Did you hear the news?
Boston Public Library, Overdrive’s partner, now has 15,000 Project Gutenberg e-books in their Overdrive collection. They are accessed through the Overdrive platform, have no checkout or check in, but are also counted in their stats. The advantage is one-stop shopping. Overdrive says it will be available to all of us in the future. Read more about it in the Library Journal article.
Anyone can go to the Project Gutenberg site and get the titles for free now, of course. There are over 33,000 e-books in the total collection. They are things that the copyright has expired on, so a classic book is in this case a classic example (sorry).
Here’s how to download from their collection to your iPad, iPhone and iPod Touch.
1. Go to the iBookstore and download the Stanza (free) or the QuickReader ($). follow the instructions below and enjoy your book.
Nostalgia washes through me about the Utah State Library for the Blind’s loss of their Radio Reading Service, effective April 2010.
Sure, it may be an outmoded idea, not really a 21st Century Idea. And sure, the State of Utah has huge budget cuts and we need to keep a balanced budget. And sure, I support our Governor Herbert and our legislature on keeping a balanced budget. After all, we try to do that at home and it seems to be workin’.
I especially support USL admin for doing their homework and finding the least used service, since we can’t keep them all in these tight times. Hopefully one day we’ll be back to the days we had pre-recession. I’m all for that.
Moreover, many people may have given up the radio for something zestier like facebook, like twitter, like Salt Lake Tribune online, who has thoughtfully written an article about it.
The Center for Library and Information Innovation at the iSchool at the University of Maryland College Park, in partnership with the Government Information Online Initiative and the University of Illinois at Chicago, is accepting applications for 20 Master of Library Science (MLS) scholarships. The scholarships are for a new online MLS program focused on e-government services and digital government information.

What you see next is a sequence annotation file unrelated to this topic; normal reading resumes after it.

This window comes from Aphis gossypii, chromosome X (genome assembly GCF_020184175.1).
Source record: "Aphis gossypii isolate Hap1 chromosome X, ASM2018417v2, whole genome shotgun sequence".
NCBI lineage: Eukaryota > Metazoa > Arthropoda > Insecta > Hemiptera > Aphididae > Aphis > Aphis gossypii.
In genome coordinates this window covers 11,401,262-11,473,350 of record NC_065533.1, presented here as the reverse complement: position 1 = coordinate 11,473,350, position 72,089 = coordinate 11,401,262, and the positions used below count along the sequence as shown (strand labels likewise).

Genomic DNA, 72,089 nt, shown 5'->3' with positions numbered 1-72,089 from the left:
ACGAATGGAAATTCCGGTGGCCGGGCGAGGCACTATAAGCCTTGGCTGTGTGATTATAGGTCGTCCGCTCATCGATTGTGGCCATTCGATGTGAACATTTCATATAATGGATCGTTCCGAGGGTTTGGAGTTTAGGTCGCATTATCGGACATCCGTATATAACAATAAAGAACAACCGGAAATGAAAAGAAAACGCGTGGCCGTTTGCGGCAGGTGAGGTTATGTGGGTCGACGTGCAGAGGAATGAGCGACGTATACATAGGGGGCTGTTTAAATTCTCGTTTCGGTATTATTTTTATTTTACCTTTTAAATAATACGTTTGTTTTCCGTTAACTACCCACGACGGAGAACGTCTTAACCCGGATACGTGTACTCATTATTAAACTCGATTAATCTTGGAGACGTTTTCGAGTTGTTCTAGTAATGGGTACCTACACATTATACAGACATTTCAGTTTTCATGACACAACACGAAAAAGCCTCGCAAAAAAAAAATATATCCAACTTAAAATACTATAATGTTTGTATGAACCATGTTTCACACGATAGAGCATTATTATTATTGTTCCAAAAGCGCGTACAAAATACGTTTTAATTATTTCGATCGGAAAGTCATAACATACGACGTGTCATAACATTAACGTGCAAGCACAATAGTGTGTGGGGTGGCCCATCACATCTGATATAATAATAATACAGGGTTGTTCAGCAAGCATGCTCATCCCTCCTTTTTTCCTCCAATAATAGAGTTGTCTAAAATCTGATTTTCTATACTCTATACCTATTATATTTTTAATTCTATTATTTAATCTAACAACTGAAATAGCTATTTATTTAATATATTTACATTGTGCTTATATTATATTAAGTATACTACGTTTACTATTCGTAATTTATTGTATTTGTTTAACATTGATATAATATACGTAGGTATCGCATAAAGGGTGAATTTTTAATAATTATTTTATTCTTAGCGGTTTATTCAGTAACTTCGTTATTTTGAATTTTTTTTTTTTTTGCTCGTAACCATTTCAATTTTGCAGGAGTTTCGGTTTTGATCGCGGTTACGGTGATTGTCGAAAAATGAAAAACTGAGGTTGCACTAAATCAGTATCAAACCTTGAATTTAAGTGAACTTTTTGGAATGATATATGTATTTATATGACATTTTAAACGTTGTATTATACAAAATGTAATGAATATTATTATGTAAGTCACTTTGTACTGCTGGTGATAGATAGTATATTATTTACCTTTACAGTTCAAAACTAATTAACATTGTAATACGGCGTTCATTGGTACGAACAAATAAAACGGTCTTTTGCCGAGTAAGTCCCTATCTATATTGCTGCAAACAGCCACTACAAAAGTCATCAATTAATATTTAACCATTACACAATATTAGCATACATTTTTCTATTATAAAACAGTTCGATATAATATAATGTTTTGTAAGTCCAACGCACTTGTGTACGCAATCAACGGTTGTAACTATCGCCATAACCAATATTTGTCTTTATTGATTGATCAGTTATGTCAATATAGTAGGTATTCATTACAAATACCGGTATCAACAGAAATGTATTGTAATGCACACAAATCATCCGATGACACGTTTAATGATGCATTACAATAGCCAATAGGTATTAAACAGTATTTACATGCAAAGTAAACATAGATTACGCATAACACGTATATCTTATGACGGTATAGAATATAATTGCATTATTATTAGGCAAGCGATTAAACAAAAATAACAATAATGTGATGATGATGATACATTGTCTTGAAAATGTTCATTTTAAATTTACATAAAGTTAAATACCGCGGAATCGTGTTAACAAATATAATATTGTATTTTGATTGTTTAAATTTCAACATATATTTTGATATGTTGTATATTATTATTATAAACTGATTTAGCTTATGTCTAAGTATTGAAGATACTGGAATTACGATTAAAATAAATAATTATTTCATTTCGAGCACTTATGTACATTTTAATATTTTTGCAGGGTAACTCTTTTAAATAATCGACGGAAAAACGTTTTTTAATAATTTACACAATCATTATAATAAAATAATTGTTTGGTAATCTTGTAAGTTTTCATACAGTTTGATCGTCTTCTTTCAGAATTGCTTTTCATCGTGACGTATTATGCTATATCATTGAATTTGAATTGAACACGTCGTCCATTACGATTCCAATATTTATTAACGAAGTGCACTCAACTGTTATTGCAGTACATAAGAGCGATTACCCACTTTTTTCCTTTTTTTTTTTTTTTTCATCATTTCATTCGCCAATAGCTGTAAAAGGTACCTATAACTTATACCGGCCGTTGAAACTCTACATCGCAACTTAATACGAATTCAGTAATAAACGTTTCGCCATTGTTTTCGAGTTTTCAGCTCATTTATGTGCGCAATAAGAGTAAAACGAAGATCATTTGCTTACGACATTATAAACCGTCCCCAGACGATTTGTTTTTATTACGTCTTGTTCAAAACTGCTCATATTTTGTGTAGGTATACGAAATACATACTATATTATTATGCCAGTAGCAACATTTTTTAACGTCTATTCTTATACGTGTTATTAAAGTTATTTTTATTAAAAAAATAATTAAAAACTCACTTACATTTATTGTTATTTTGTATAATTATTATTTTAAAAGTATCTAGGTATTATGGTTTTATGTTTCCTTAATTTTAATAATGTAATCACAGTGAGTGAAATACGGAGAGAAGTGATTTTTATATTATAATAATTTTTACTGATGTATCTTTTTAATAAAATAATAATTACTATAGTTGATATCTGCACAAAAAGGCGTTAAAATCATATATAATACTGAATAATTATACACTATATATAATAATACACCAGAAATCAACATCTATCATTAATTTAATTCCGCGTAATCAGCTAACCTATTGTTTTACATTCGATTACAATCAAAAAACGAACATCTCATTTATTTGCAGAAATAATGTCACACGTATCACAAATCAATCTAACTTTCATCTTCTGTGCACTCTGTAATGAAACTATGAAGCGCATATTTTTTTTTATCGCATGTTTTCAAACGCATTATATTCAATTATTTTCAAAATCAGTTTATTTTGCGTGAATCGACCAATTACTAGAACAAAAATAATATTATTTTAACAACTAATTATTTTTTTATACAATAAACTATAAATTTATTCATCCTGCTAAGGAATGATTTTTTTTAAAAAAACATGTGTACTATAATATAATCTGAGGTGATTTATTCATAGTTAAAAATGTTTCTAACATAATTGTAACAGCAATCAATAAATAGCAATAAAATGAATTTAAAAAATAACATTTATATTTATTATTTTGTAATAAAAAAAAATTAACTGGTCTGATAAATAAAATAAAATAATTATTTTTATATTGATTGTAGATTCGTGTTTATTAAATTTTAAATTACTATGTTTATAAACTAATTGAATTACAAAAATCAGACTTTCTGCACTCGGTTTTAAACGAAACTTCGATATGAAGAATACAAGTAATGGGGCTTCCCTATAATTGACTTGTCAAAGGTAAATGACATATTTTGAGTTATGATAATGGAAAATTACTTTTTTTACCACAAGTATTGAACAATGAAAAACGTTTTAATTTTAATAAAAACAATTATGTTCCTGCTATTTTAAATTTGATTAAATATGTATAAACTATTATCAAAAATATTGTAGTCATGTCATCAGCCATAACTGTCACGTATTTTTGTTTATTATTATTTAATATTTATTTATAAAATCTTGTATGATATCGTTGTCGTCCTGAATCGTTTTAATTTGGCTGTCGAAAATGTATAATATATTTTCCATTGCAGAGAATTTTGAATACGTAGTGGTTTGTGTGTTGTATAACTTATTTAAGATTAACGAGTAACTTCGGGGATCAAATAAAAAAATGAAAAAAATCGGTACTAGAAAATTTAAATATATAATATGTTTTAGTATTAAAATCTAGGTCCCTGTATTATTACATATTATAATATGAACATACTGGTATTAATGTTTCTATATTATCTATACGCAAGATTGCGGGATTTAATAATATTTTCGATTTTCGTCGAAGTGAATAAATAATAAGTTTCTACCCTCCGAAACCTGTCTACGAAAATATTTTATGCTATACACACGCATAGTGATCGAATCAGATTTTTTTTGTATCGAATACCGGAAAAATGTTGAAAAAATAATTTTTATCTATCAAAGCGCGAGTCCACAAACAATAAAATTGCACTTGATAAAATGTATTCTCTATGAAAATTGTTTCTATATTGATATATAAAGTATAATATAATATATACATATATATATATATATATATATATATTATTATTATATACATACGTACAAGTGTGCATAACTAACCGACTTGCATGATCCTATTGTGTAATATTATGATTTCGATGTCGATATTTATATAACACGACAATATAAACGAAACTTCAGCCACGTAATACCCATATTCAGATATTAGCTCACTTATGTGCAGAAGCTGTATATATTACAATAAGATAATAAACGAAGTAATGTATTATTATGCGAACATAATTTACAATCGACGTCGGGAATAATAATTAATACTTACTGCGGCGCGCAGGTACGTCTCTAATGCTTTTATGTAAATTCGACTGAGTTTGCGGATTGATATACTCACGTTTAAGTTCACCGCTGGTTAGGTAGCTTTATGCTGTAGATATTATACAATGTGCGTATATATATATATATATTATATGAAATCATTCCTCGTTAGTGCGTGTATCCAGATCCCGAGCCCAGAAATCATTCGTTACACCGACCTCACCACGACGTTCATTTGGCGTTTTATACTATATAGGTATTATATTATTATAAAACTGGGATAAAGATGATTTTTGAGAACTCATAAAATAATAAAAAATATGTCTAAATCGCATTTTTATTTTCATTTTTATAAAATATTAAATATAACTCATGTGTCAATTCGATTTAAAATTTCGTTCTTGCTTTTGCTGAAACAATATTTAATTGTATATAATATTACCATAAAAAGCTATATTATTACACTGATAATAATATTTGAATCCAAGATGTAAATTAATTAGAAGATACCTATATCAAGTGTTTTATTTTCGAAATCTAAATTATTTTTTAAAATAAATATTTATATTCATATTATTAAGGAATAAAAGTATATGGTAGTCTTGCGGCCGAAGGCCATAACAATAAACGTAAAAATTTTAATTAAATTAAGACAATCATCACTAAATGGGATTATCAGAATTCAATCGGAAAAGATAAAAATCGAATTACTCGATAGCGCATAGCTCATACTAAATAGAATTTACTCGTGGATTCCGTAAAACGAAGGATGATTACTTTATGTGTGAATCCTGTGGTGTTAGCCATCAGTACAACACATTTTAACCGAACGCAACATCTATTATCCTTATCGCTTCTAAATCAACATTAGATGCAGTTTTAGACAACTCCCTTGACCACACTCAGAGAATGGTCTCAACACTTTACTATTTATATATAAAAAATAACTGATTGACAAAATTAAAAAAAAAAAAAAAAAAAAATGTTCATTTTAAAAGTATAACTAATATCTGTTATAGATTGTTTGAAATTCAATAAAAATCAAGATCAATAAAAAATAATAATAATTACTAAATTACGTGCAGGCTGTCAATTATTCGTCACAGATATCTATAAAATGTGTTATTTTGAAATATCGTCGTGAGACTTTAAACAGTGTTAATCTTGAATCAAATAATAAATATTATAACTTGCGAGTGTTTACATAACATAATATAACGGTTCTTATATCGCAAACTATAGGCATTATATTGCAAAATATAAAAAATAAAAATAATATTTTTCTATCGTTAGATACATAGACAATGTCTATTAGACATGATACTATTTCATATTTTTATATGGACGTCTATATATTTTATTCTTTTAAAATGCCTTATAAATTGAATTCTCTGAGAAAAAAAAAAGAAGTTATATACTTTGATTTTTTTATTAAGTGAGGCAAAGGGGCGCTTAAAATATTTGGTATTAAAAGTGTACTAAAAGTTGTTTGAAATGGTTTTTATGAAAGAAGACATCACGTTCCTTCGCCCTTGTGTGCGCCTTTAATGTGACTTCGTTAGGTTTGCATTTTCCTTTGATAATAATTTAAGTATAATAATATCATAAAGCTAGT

Applications are due by 1 February 2010, and the program is scheduled to begin in Fall 2010. For more information, see www.liicenter.org/libegov.
From Peggy Garvin, SLA/DGI Blog
My great grandpa would have remembered when Philadelphia Public Library coined the phrase, “Free Books for All.” That was 1891 and he would have known. He was proud to witness the driving of the Golden Spike ( now that was progress), the buggy and wagon’s morph to the automobile, the steam locomotive’s morph to the jet plane, the radio’s morph to the TV. Then there was the magical day when man walked on the moon. One small step for man, one giant leap for mankind. He thought he’d seen it all and he did. He was well read, though a farmer, and he had ideas of his own.
He would have been proud that Philly put out for its citizens. By 1898 the Free Library had the largest circulation in the world at 1,778,387 volumes*. All of them free to the public. Walk in, get a book, go home and read it. Improve your mind, expand your soul.
Continue reading "Free For Books for All" going going gone
Kanab City Library was filled with fond memories and tributes to Marolynn Watson at their Tenth Anniversary Open House on May 16th 2009. The Library Board and staff had gone all out to show off many highlights of the past ten years. There were displays showing library accomplishments and artifacts of the library in days of old. The library first started in 1915.
Marolynn Watson was the Library Director from 1980 to 2002. She got the funding and all of the approvals for the current library building. She was described as a “bulldog,” fighting hard for the community and the library. She received a special gift: a plaque to be put up on the entryway pillar. She and her son Rob flew in for the occasion.
Continue reading Kanab City Library celebrates 10 years in its new building